Each new book by Hyde explores themes that are relevant to today’s world and this is no exception, we see the problem of acceptance, love, homelessness and LGBTQ issues. There is nothing that gets graphic or too heavy into these topics, but it does bring to light problems that can be glossed over and easy to ignore. I loved the flow of this book, I read it in just over two days and could have been quicker if I would have cut out sleep. I recommend this book to readers that enjoy a story that tackles tough topics and brings characters together in a perfect and emotional ending.

I received a complimentary copy of this title from the publisher. The views and opinions expressed within are my own.

A Long Time Comin’

long time cominAuthor: Robin W. Pearson

Publisher: Tyndale House

Release Date: January 7, 2019

Rating: 4.5 Stars

Reviewer: Jessica Higgins

A breakout debut novel about love, family, heartbreak and healing. Great read to kick off the new year!

Evelyn Lester is trying to figure out if she wants to save her marriage. She discovered that her husband has been having an emotional affair with a subordinate at work. Once discovered, he quickly dissolved the relationship and is trying to show Evelyn that he wants to keep their marriage alive. To complicate matters, she just found out she is pregnant, which is making the decision that much more difficult. She decides to take some time away and goes to stay at her mother’s home. Shortly after arriving, she learns that her grandmother, known as Granny B, has leukemia and has decided not to pursue treatment. Granny B has had a rough life herself raising seven children without having a husband present. She became a hard woman and even harder on her children. Even so, her children have become very successful professionally, but they all harbor secrets from the past and present. Evelyn begins spending more and more time with Granny B and each begins to unburden their secrets to the other. Before long, they devise a plan to help Granny B close out her grievances before she passes on from this life.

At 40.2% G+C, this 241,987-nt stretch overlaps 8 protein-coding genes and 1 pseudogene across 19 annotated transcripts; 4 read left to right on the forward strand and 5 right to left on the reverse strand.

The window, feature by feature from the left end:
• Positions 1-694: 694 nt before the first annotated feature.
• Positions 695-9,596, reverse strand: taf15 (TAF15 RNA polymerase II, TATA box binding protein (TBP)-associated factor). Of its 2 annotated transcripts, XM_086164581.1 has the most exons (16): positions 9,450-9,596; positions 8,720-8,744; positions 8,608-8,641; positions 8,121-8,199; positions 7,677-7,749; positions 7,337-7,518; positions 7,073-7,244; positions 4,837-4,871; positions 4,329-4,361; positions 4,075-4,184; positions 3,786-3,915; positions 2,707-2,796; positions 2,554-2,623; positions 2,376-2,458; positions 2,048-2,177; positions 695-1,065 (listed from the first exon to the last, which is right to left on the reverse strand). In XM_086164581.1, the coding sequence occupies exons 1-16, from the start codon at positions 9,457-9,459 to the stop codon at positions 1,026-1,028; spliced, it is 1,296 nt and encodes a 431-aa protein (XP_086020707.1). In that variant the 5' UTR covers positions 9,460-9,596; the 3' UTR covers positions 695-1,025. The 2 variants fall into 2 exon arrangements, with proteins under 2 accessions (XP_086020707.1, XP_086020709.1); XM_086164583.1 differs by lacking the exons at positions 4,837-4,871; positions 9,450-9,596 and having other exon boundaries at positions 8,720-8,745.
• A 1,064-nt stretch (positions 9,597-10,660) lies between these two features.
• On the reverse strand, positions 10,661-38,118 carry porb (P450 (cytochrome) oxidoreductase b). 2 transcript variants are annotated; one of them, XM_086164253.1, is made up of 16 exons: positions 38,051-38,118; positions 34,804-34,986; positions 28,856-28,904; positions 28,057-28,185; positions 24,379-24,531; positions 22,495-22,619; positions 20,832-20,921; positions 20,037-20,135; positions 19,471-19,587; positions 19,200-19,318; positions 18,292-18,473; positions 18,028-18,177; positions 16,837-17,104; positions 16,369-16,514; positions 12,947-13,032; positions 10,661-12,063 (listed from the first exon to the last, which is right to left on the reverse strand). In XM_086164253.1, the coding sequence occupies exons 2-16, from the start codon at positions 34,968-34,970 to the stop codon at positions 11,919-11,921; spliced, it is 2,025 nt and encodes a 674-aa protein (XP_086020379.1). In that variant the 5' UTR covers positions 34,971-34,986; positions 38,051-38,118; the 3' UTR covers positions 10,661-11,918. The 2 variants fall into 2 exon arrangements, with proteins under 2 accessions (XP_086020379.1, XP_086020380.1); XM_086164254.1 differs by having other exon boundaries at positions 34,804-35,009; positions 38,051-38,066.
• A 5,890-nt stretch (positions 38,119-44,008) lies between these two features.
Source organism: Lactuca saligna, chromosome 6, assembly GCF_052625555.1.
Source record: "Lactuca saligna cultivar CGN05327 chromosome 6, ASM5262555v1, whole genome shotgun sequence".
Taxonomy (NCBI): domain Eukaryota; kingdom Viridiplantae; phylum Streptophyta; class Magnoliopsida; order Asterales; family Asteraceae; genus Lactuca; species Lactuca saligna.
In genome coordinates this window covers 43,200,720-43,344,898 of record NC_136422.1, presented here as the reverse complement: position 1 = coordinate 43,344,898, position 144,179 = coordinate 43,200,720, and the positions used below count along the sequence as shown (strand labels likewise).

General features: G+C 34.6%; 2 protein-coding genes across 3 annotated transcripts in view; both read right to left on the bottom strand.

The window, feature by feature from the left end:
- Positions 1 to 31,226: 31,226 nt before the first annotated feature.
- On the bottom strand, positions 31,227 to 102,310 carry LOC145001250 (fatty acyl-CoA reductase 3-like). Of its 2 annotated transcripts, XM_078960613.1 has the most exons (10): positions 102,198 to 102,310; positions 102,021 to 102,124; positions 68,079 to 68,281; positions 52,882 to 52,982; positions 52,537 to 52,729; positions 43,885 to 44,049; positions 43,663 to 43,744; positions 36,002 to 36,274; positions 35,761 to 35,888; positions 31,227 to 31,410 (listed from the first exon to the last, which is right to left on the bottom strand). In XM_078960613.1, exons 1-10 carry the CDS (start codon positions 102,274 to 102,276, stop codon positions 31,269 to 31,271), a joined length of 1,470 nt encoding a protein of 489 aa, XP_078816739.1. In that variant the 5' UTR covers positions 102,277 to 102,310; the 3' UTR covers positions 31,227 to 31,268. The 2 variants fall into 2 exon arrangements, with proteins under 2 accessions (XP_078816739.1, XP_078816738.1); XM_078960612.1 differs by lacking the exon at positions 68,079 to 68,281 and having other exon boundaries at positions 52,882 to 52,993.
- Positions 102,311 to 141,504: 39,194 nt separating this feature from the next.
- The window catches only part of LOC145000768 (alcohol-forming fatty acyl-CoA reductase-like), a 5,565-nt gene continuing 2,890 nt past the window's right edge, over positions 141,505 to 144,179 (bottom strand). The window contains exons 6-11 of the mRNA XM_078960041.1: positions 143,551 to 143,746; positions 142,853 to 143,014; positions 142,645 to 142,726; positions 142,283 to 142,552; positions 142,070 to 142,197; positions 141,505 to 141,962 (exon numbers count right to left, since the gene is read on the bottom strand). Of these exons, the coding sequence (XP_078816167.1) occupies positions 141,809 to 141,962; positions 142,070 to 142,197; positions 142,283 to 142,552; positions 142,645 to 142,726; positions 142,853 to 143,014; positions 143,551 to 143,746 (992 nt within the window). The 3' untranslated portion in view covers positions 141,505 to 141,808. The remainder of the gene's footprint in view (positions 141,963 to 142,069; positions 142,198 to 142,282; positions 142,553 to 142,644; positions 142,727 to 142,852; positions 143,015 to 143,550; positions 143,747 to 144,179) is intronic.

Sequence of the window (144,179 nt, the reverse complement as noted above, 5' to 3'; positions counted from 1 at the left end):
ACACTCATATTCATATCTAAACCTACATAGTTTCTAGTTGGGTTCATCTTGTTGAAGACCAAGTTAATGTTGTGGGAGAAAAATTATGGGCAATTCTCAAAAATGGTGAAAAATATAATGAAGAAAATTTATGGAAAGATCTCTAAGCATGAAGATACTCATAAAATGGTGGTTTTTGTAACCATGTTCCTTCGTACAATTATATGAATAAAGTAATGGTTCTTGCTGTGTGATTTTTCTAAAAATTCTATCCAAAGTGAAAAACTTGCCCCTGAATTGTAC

This was really an incredible debut novel. There is a lot of pain displayed throughout this book caused between family members. But deep down, people begin to realize how alike they are, which can be why the pain is caused. And do we ever really understand each other’s circumstances to judge? As it is said, Remove the log in your own eye so that you can see the speck in your neighbor’s eye more clearly. That is part of the message of this book. Everyone seemed to think they knew what was best, but no one knew the whole story.

The local North Carolina dialect written throughout the book made me feel like I was there. The letters written showed the education that some of the characters received made it very believable. Sometimes it is easy to take for granted how things were in the past because some of the readers never experienced it. Pearson did a great job with this story. Terrific novel to kick off the new year!

I received a complimentary copy of this title from the publisher. The views and opinions expressed within are my own.

Stay

Hyde-Stay-27325-CV-JK-v3.inddAuthor: Catherine Ryan Hyde

Publisher: Lake Union Publishing

Release Date: December 3, 2019

Rating: 5 Stars

Reviewer: Jessica Higgins

In true form, Catherine Ryan Hyde delivers another outstanding story about the power of friendship and how much a simple kindness can do for a person.

Lucas Painter has a bigger load to carry than most fourteen-year old boys he knows. His brother is off fighting in Vietnam and his best friend Connor is spiraling into a deep depression with family issues. All this combines with his own difficulties at home as his parents continue to fight relentlessly. Lucas needs a relief from the pressure of his life, so he takes off running through the woods. One day while running, he comes across two large dogs. At first, he is scared but then the dogs start running with him and it becomes just what he needs. After a while he meets the owner of the dogs, Zoe Dinsmore. She has kept herself isolated from the rest of the town after a tragic event that rocked her life and everyone in the town. Lucas finds the chance in meeting Zoe to do something to help those closest to him and hopefully save a life in the process.